Alcohol Abuse Statistics

Alcohol is said to be one of the most commonly used of all addictive substances in the United States. According to the National Council on Alcoholism and Drug Dependence, Inc. (NCADD), approximately 17.6 million adults suffer from alcohol abuse and dependence, which is the equivalent of 1 in every 12 American adults. Of that 17.6 million people, the NCADD reports that more than half come from families with preexisting patterns of problematic drinking. Furthermore, it has been estimated that more than seven million children live in homes where at least one parent is abusing or has become addicted to alcohol.

Causes & Risks

Causes and Risk Factors for Alcohol Abuse

Researchers and professionals in the mental health and addiction fields agree that the following are causes and risk factors of alcohol addiction:

Genetic: There is a strong genetic link to the development of an addiction to alcohol. Individuals who have family members who struggled with alcohol abuse and addiction are at a greater risk for struggling with the same concerns than are those who do not share the same type of family history. More specifically, studies have shown that between 40% and 60% of an individual’s vulnerability to suffering from an alcohol use disorder lies in his or her genetic makeup.

Environmental: There are a number of environmental factors that can play a role in enhancing an individual’s susceptibility to an alcohol use disorder. For example, people who grow up in an environment where alcohol is frequently abused are at an increased risk for abusing the substance themselves, as they come to view alcohol consumption as an acceptable behavior. This is especially true in situations where individuals are exposed to others who use alcohol as a means of coping with stress. Additionally, individuals who have gone through traumatic experiences and do not possess sufficient coping resources often seek out a way to numb their negative emotions. In some cases, alcohol provides this desired numbing effect.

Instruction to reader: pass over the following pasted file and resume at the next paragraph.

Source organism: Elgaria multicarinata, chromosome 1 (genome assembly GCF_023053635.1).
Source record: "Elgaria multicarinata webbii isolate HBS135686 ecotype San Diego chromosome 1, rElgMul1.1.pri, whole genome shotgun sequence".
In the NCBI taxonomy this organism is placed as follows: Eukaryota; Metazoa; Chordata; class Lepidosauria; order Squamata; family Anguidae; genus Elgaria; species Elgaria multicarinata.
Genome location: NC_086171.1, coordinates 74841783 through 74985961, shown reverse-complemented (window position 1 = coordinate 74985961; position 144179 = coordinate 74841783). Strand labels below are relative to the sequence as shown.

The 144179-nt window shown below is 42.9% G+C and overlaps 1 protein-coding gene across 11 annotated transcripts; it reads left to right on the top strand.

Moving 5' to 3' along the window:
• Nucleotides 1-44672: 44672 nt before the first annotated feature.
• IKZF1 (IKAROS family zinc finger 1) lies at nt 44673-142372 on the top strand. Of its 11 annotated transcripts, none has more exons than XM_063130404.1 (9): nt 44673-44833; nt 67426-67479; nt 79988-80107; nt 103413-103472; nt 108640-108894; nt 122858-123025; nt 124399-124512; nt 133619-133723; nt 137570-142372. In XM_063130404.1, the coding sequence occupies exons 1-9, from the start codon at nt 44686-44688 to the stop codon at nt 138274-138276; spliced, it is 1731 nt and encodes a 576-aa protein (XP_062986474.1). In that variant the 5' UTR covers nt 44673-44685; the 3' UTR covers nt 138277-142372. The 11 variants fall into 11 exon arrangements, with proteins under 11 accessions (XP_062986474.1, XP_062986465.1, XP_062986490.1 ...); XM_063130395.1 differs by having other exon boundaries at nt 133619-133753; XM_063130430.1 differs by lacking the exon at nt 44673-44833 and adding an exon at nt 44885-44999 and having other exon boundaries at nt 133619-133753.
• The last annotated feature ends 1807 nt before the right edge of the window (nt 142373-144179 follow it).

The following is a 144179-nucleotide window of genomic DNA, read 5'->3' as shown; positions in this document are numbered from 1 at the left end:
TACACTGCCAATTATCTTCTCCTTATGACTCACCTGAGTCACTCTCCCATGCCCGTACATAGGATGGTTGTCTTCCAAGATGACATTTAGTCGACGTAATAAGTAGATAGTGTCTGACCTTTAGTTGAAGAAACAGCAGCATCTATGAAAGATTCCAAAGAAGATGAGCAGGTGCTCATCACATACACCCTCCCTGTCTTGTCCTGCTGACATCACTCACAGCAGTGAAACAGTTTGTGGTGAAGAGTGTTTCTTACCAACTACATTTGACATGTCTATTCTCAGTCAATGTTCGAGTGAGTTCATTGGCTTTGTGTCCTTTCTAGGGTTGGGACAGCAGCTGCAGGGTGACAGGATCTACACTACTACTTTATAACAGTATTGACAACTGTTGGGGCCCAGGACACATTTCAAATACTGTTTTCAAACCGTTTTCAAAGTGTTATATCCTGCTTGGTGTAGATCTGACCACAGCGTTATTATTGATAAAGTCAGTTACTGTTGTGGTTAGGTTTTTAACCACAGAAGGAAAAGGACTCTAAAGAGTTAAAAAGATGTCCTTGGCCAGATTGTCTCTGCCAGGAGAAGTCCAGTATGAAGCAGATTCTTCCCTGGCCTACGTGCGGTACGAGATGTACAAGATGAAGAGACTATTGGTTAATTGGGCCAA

Risk Factors:

  • Being male
  • Family history of alcohol abuse and addiction
  • Family history of addiction to other substances
  • Family history of mental illness
  • Personal history of mental illness
  • Being the victim of abuse or neglect
  • Suffering through a traumatic experience
  • Lacking healthy coping skills
  • Low self-esteem
Signs & Symptoms

Signs and Symptoms of Alcohol Abuse

When individuals are struggling with an alcohol abuse problem, the symptoms that they display will vary depending on the length of time that they have been abusing the substance, the amount of alcohol that they are regularly consuming, and the frequency at which they consume alcohol, as well as the individual’s overall state of health. Examples of various warning signs of alcohol abuse include:

Behavioral symptoms:

  • Hiding alcohol
  • Lying about one’s alcohol consumption
  • No longer participating in activities that one once enjoyed
  • Repeated absences from work
  • Withdrawing from friends and family / social isolation
  • Drinking alcohol alone

Physical symptoms:

  • Flushed skin
  • Disturbed sleeping patterns
  • Sweating excessively
  • Persistent headaches
  • Distorted vision
  • Tremors / shakes
  • Nausea
  • Vomiting

Cognitive symptoms:

  • Decreased ability to use appropriate decision-making skills
  • Decreased ability to use reason and sound judgment
  • Lacking the ability to focus / concentration difficulties
  • Memory impairment

Psychosocial symptoms:

  • Heightened feelings of anxiety
  • Feelings of depression
  • Frequent changes in mood and temperament
  • Excessive feelings of irritability and agitation
  • Excessive and unwarranted anger
  • Feelings of hostility
  • Suicidal ideation

Effects of Alcohol Abuse